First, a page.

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The smaller rivers

Evening all. I'm a new member so it's my first post. Completely mad about barbel and has pushed out match fishing completely. Anyway....

I've travel a lot of the country and ive always got my eye on any potential barbel spot. Been a eye opener on how many rivers this country has. Two rivers which have really caught my eye are the river goyt stockport and the river don stretch through catcliffe. Very small rivers compared to what I'm use to(severn and trent). Both hold barbel. Anybody got some tips or hotspots/rumours on these particular rivers. Obviously I'm going to fine down my end tackle compared to what I'd use on severn/trent but anyone got some tips on what I should be looking for or what you personally do when changing from a fast deep river to the smaller rivers. Thanks. Kyle

Mark Swaby

Senior Member
Welcome Kyle,the most important thing i see done wrong on small rivers is casting a heavy lead into the swim,boosh and your fish are gone. Try to lower a lead in if possible, or pendulam roll it in,approach swims carefully and quietly. I fish a pva bag on an anchor lead which goes into the water like a fishy splash,i tend to give each swim around 20 minutes,unless i get a sign of a fish. I do not use a rod rest and hold the rod across my knee, tip low to the water. I always use a back lead if possible, i think it sorts out the better fish.

Bill Walford

Senior Member
Welcome aboard Kyle. I can’t add anymore that what Mark has said above. I tend to give swims a bit longer but keep on the move. I’m lucky my local small river is The Medway and not too heavily fished these days so there’s always somewhere to move on to....good luck and keep us posted on your efforts

Mark Mole

Senior Member
Hi Kyle.

The best thing about smaller more intimate rivers is the fact that in low clear water conditions you can observe your quarry. Just sitting and watching,after baiting up can reveal what dwells within. Time spent walking and watching is far better than second hand information....IMO

Andrew Richardson

Senior Member
Hi Kyle and welcome. The river at catcliffe is in fact the rother which has some nice barbel In if your prepared to find them. There's no chance of spotting them even when low in the summer, it's to coloured, it's just a case of getting out there and fishing. Best bet is walk the river and bait up a few likely spots then go back to where you started and fish each spot for about half hour

Paul Whiteing

Staff member
Welcome Kyle

I fish small rivers but prefer a static approach - it does NOT suit others, it's just what I do.

  • I don't pre-bait, or loose feed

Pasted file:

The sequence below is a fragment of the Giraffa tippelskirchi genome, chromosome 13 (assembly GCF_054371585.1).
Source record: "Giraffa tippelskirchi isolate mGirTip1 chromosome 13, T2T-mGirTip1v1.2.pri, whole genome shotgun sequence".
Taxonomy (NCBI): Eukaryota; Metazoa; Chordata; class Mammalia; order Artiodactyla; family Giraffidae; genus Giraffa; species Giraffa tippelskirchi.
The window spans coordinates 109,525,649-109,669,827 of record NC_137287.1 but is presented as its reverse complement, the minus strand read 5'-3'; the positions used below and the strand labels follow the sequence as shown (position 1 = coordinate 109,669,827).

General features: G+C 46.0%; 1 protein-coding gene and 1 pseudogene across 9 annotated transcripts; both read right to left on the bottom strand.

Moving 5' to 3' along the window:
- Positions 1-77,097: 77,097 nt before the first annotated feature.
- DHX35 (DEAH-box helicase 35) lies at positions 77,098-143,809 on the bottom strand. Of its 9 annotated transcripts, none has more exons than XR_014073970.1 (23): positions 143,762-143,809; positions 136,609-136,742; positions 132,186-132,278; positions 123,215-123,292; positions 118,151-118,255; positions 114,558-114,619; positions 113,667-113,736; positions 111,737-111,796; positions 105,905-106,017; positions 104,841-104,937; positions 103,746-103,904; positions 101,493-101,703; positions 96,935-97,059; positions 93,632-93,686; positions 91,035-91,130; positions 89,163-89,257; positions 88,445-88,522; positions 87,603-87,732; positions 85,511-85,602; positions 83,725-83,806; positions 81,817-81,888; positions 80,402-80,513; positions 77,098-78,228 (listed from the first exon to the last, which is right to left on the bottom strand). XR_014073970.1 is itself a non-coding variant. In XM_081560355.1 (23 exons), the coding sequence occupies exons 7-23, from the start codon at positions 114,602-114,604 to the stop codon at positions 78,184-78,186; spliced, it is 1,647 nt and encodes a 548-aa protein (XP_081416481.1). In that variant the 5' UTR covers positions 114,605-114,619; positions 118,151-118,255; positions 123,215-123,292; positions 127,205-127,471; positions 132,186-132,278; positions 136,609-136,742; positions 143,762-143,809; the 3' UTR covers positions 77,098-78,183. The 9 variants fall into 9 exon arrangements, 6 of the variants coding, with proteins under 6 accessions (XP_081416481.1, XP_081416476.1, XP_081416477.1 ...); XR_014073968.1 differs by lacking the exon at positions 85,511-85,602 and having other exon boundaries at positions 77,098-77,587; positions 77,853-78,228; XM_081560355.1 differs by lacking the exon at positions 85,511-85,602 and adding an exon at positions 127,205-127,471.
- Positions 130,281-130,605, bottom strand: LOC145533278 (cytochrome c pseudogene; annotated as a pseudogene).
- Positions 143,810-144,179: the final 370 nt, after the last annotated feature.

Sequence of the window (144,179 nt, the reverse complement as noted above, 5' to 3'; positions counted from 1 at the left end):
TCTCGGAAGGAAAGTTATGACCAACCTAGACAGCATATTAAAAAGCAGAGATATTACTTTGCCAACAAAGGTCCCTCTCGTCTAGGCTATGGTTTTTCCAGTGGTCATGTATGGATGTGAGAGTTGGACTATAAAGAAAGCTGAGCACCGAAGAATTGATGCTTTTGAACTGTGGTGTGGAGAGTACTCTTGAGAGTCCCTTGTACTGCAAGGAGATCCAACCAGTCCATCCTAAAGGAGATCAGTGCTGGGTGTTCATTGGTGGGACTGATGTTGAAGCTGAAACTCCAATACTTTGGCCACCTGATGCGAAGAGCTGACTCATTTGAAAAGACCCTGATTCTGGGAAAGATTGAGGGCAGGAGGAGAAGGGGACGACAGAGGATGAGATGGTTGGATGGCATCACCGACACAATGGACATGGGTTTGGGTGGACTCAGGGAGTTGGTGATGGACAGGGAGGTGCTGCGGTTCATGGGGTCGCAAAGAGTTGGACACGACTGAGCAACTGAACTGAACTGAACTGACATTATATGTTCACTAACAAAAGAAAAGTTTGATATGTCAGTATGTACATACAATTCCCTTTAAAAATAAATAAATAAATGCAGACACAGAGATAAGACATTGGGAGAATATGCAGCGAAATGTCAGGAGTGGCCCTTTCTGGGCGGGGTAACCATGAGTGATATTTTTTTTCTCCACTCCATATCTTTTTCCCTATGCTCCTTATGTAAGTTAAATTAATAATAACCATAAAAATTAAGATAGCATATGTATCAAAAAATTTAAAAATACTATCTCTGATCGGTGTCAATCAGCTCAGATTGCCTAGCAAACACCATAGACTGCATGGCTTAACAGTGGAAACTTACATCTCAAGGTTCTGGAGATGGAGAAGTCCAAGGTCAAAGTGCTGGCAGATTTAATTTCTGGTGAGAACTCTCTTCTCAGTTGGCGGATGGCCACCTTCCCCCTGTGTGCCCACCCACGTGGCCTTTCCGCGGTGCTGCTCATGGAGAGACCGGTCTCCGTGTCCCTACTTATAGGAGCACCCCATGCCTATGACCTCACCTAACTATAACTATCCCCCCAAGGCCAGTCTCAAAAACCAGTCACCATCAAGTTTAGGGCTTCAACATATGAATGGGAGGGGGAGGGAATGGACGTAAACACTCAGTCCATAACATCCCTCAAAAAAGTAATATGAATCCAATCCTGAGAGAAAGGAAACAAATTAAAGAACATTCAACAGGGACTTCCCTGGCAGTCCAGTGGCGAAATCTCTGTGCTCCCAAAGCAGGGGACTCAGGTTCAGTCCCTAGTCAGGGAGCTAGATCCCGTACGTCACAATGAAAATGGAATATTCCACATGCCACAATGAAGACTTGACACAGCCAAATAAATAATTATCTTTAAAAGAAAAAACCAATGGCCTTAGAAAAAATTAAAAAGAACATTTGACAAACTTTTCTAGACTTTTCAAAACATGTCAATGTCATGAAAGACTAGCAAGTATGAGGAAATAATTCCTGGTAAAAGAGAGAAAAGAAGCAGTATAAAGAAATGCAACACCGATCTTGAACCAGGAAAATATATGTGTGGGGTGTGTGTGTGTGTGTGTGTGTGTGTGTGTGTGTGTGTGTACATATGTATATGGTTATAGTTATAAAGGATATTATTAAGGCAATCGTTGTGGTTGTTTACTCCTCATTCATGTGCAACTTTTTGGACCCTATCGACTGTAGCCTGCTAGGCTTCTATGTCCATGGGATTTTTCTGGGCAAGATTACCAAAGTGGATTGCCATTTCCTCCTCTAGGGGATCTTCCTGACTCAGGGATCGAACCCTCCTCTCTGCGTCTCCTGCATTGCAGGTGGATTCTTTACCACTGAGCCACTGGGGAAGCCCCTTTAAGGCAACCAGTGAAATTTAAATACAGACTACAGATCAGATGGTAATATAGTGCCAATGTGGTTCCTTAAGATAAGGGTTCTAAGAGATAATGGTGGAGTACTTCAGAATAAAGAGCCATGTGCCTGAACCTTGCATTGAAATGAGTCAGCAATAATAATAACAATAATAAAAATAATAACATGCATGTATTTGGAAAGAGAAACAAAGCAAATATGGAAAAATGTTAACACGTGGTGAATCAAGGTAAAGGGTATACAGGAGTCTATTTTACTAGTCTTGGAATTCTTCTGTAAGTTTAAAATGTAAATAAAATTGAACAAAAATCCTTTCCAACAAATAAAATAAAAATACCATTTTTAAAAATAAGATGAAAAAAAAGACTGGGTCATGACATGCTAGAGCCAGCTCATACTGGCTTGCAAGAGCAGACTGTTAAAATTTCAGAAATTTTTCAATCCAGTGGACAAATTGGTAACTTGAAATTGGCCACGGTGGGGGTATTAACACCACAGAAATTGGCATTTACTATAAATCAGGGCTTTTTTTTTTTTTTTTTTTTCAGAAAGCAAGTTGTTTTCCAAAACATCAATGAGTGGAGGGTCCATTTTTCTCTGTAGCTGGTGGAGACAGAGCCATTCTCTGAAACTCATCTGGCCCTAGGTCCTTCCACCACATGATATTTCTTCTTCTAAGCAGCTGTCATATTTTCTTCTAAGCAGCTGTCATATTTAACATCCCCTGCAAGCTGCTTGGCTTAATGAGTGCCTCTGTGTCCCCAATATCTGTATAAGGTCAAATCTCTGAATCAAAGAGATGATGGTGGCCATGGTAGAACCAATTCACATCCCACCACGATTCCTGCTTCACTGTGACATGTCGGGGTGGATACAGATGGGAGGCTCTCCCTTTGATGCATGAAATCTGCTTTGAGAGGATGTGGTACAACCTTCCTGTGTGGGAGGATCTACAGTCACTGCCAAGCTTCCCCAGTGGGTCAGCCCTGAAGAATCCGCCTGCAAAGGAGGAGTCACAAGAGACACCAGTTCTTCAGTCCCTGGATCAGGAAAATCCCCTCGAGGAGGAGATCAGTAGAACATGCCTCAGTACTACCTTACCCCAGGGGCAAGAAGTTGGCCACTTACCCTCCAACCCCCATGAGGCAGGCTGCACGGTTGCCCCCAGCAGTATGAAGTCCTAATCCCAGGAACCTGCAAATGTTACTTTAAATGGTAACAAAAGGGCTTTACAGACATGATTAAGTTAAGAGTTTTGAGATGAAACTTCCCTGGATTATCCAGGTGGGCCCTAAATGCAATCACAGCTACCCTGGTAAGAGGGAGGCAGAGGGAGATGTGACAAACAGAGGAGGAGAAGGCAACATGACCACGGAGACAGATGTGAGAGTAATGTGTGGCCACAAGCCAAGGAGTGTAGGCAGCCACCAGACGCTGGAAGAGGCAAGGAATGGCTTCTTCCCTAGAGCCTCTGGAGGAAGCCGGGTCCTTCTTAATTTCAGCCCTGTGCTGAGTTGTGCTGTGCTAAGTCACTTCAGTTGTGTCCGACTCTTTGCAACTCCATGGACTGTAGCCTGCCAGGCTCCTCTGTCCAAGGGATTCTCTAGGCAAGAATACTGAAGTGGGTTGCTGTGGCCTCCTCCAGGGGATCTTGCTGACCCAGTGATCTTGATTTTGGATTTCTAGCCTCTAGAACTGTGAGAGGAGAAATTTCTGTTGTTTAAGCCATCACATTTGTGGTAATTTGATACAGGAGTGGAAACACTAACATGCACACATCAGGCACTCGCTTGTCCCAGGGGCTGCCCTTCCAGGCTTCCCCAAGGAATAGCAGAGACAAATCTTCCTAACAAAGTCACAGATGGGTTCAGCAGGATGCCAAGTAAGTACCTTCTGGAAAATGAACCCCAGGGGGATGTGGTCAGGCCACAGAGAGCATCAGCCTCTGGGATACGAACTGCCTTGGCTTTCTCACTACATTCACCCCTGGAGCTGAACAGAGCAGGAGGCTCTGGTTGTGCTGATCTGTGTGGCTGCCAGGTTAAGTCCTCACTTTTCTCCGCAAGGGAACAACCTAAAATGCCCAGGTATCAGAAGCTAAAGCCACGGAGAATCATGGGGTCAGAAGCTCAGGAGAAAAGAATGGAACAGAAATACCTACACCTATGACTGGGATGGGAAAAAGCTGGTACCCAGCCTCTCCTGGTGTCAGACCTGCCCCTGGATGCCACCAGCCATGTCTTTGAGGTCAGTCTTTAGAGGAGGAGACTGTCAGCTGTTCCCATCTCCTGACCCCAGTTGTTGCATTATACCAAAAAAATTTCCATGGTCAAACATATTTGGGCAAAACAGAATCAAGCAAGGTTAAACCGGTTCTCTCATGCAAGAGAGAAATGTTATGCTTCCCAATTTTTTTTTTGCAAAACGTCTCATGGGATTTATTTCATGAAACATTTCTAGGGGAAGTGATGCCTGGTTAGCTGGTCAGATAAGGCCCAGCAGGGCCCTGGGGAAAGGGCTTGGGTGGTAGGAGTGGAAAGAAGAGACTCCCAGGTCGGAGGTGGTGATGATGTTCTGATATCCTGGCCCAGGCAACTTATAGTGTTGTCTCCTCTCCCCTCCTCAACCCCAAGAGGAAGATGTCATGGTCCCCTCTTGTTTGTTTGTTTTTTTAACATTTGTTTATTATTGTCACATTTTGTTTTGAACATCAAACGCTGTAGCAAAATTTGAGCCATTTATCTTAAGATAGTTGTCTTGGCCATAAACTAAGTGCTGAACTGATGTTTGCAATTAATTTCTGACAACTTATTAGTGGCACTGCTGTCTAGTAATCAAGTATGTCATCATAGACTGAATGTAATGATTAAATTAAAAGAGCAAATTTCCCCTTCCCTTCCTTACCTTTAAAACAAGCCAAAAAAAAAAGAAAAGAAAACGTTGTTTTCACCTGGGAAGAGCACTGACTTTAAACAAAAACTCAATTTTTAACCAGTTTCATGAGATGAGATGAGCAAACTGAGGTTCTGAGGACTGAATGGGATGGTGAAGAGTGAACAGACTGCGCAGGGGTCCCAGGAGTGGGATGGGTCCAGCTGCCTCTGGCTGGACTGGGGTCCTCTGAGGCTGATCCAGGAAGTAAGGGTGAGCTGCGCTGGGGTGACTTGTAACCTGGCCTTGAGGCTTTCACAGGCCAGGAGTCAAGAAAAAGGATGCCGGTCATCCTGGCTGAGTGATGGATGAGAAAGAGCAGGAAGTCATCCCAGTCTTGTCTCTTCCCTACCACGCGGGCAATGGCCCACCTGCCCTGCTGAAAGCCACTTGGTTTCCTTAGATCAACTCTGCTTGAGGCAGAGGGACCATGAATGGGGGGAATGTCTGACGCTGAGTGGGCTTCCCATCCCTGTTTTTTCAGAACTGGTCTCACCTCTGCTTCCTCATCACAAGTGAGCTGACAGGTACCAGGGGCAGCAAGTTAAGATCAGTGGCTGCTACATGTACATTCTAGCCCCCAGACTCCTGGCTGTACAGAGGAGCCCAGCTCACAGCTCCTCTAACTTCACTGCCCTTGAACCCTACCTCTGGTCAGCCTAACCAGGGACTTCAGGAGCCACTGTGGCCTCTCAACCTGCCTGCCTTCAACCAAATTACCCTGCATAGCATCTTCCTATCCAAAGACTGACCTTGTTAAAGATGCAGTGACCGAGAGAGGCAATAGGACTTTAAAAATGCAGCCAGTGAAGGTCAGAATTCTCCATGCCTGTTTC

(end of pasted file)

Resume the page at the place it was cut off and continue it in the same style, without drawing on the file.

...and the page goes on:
• I always fish from under a brolly - fishing from afternoon up until 11pm -1am
  • I fish upstream through choice, with a second rod downstream if the swim permits.
  • I only make one cast (if possible), now this means fishing close to the near bank so as to minimise rubbish coming downstream and messing everything up - although if one catches a fish then that's another cast required :)
  • Since I only want a single cast, and which minimises the chance of spooking a fish, it requires that you trust your judgement as to where to cast, no plumbing the depth of anything like that - so it's a huge risk if you look at it that way. Yes, don't always get it right :oops:
note. there are no crayfish where I fish, if there were that's my preferred method up the chute :D

Alex Dalton

Senior Member
A semi roving approach for me with a bit of loose feed , mainly freshly cooked hemp and a few bits of meat , if fishing that bait. Bait a few likely looking spots, try the furthest one for about 30 mins, if it does produce a fish i would keep fishing it and the same with the other lightly baited swims . You will gradually build up a working knowledge of the river that will be prove useful over the years.

Jon Kennard

Senior Member
Hi Kyle id also add don't forget the float. Opened my eyes this year fishing the Wye (i know bigger river) but think a barbel is a barbel. I found the fish responded much better to a moving bait. Just a thought anyway thanks Jon

Terry Harman

Senior Member
If fishing really small rivers like the upper Lea then I think observation is the key . In the summer months leave the rods at home and take a walk up the river observing their feeding habits and behaviour .... a couple of seasons ago I was watching some barbel in a popular swim and I was flicking out some pellets onto the gravel but the barbel wouldn’t go near them... then noticed literally at my feet about 3ft away some barbel troughing up the silt where it met the gravel looking for the pellets that had fell short ... just watching that caught me a fair few barbel from that swim fishing the silt line instead of the gravel

Terry Simner

Senior Member
All I'll add to all above is ... what a wonderful site this is, full of helpful anglers more than willing to offer knowledgeable advice.